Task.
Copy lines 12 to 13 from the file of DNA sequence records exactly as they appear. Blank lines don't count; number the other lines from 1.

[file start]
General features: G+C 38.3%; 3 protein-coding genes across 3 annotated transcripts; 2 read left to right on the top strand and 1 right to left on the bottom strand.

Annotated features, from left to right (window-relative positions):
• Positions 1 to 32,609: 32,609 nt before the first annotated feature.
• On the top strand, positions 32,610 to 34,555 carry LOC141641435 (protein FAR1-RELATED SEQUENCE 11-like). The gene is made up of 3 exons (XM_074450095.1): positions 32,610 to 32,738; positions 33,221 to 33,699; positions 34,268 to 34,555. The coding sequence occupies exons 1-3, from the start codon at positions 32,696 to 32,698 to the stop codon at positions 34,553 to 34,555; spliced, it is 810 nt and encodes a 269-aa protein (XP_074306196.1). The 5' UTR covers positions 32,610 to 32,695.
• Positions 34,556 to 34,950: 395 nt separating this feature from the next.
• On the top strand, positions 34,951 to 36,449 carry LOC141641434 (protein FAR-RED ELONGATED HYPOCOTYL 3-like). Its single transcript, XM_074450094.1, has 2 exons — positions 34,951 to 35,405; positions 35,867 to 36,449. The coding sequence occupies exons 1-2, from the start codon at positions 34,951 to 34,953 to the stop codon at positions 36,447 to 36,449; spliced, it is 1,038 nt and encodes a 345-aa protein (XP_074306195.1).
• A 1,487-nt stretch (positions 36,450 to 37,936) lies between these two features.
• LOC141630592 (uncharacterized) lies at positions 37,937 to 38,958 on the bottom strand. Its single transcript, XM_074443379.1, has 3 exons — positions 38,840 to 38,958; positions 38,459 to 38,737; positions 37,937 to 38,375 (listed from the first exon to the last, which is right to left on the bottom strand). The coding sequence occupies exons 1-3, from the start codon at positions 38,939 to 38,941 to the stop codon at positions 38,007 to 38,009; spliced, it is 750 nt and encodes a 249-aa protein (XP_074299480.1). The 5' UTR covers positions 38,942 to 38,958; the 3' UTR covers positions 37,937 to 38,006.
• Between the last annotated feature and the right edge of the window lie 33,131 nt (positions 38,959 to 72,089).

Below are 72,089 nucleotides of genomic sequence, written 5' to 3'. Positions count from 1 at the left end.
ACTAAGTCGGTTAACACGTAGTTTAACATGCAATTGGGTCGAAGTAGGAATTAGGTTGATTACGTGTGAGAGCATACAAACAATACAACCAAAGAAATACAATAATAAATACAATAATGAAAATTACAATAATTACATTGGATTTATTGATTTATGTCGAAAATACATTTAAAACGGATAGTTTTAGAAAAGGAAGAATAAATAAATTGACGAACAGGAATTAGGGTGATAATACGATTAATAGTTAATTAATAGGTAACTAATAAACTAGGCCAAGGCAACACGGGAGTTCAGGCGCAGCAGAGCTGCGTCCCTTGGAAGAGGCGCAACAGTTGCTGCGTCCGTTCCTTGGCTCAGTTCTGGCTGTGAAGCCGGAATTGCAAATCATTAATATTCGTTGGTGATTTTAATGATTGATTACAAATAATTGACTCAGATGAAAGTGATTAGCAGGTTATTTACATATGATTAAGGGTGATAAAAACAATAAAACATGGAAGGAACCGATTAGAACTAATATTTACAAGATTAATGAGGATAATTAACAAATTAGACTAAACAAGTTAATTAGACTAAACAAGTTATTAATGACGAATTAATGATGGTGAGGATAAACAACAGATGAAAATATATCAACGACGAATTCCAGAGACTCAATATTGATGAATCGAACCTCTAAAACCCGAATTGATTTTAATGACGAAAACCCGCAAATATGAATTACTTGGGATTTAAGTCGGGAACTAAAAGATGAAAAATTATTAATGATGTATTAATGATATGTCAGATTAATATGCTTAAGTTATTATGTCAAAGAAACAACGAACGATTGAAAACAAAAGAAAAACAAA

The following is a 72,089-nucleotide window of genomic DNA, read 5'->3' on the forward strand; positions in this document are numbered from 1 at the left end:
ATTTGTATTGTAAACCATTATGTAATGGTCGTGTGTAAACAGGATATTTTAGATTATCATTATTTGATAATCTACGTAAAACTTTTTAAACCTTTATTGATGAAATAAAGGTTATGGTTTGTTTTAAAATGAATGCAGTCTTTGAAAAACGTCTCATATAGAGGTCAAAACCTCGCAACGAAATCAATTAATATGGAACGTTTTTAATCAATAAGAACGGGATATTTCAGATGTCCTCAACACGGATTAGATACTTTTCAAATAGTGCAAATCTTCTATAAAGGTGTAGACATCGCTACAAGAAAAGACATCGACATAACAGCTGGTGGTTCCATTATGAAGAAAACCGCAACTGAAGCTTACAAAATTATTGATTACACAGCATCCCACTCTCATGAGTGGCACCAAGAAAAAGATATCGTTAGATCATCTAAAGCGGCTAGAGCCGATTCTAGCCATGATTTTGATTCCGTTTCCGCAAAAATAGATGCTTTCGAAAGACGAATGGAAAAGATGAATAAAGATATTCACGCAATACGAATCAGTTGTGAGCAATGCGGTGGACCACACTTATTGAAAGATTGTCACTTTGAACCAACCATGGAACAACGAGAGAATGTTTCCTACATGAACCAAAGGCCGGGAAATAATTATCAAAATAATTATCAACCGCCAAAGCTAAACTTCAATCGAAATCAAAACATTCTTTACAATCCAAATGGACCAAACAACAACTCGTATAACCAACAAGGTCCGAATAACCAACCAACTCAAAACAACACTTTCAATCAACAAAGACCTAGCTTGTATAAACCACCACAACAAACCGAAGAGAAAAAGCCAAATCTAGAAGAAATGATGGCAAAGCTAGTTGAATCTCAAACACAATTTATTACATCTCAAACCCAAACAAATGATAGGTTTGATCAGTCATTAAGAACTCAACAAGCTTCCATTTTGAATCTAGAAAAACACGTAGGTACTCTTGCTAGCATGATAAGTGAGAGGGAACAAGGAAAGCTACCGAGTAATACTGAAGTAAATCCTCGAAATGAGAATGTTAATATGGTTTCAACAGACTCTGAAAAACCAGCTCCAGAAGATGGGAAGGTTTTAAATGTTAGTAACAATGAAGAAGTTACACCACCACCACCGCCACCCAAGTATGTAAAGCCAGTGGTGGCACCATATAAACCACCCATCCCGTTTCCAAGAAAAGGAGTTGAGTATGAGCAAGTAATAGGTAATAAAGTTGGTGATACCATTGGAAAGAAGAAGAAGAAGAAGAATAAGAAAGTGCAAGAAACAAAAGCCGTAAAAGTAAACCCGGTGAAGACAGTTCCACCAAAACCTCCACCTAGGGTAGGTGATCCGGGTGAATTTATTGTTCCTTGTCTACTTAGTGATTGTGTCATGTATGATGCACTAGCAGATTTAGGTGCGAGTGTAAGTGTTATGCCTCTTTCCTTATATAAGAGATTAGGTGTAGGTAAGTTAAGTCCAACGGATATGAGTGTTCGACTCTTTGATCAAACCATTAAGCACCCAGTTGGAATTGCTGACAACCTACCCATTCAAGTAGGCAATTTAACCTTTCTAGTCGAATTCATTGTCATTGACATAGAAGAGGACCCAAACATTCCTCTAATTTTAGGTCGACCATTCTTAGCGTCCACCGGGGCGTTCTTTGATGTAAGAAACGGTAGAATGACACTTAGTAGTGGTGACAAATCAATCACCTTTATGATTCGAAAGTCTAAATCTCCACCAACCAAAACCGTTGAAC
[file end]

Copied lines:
The following is a 72,089-nucleotide window of genomic DNA, read 5'->3' on the forward strand; positions in this document are numbered from 1 at the left end:
ATTTGTATTGTAAACCATTATGTAATGGTCGTGTGTAAACAGGATATTTTAGATTATCATTATTTGATAATCTACGTAAAACTTTTTAAACCTTTATTGATGAAATAAAGGTTATGGTTTGTTTTAAAATGAATGCAGTCTTTGAAAAACGTCTCATATAGAGGTCAAAACCTCGCAACGAAATCAATTAATATGGAACGTTTTTAATCAATAAGAACGGGATATTTCAGATGTCCTCAACACGGATTAGATACTTTTCAAATAGTGCAAATCTTCTATAAAGGTGTAGACATCGCTACAAGAAAAGACATCGACATAACAGCTGGTGGTTCCATTATGAAGAAAACCGCAACTGAAGCTTACAAAATTATTGATTACACAGCATCCCACTCTCATGAGTGGCACCAAGAAAAAGATATCGTTAGATCATCTAAAGCGGCTAGAGCCGATTCTAGCCATGATTTTGATTCCGTTTCCGCAAAAATAGATGCTTTCGAAAGACGAATGGAAAAGATGAATAAAGATATTCACGCAATACGAATCAGTTGTGAGCAATGCGGTGGACCACACTTATTGAAAGATTGTCACTTTGAACCAACCATGGAACAACGAGAGAATGTTTCCTACATGAACCAAAGGCCGGGAAATAATTATCAAAATAATTATCAACCGCCAAAGCTAAACTTCAATCGAAATCAAAACATTCTTTACAATCCAAATGGACCAAACAACAACTCGTATAACCAACAAGGTCCGAATAACCAACCAACTCAAAACAACACTTTCAATCAACAAAGACCTAGCTTGTATAAACCACCACAACAAACCGAAGAGAAAAAGCCAAATCTAGAAGAAATGATGGCAAAGCTAGTTGAATCTCAAACACAATTTATTACATCTCAAACCCAAACAAATGATAGGTTTGATCAGTCATTAAGAACTCAACAAGCTTCCATTTTGAATCTAGAAAAACACGTAGGTACTCTTGCTAGCATGATAAGTGAGAGGGAACAAGGAAAGCTACCGAGTAATACTGAAGTAAATCCTCGAAATGAGAATGTTAATATGGTTTCAACAGACTCTGAAAAACCAGCTCCAGAAGATGGGAAGGTTTTAAATGTTAGTAACAATGAAGAAGTTACACCACCACCACCGCCACCCAAGTATGTAAAGCCAGTGGTGGCACCATATAAACCACCCATCCCGTTTCCAAGAAAAGGAGTTGAGTATGAGCAAGTAATAGGTAATAAAGTTGGTGATACCATTGGAAAGAAGAAGAAGAAGAAGAATAAGAAAGTGCAAGAAACAAAAGCCGTAAAAGTAAACCCGGTGAAGACAGTTCCACCAAAACCTCCACCTAGGGTAGGTGATCCGGGTGAATTTATTGTTCCTTGTCTACTTAGTGATTGTGTCATGTATGATGCACTAGCAGATTTAGGTGCGAGTGTAAGTGTTATGCCTCTTTCCTTATATAAGAGATTAGGTGTAGGTAAGTTAAGTCCAACGGATATGAGTGTTCGACTCTTTGATCAAACCATTAAGCACCCAGTTGGAATTGCTGACAACCTACCCATTCAAGTAGGCAATTTAACCTTTCTAGTCGAATTCATTGTCATTGACATAGAAGAGGACCCAAACATTCCTCTAATTTTAGGTCGACCATTCTTAGCGTCCACCGGGGCGTTCTTTGATGTAAGAAACGGTAGAATGACACTTAGTAGTGGTGACAAATCAATCACCTTTATGATTCGAAAGTCTAAATCTCCACCAACCAAAACCGTTGAAC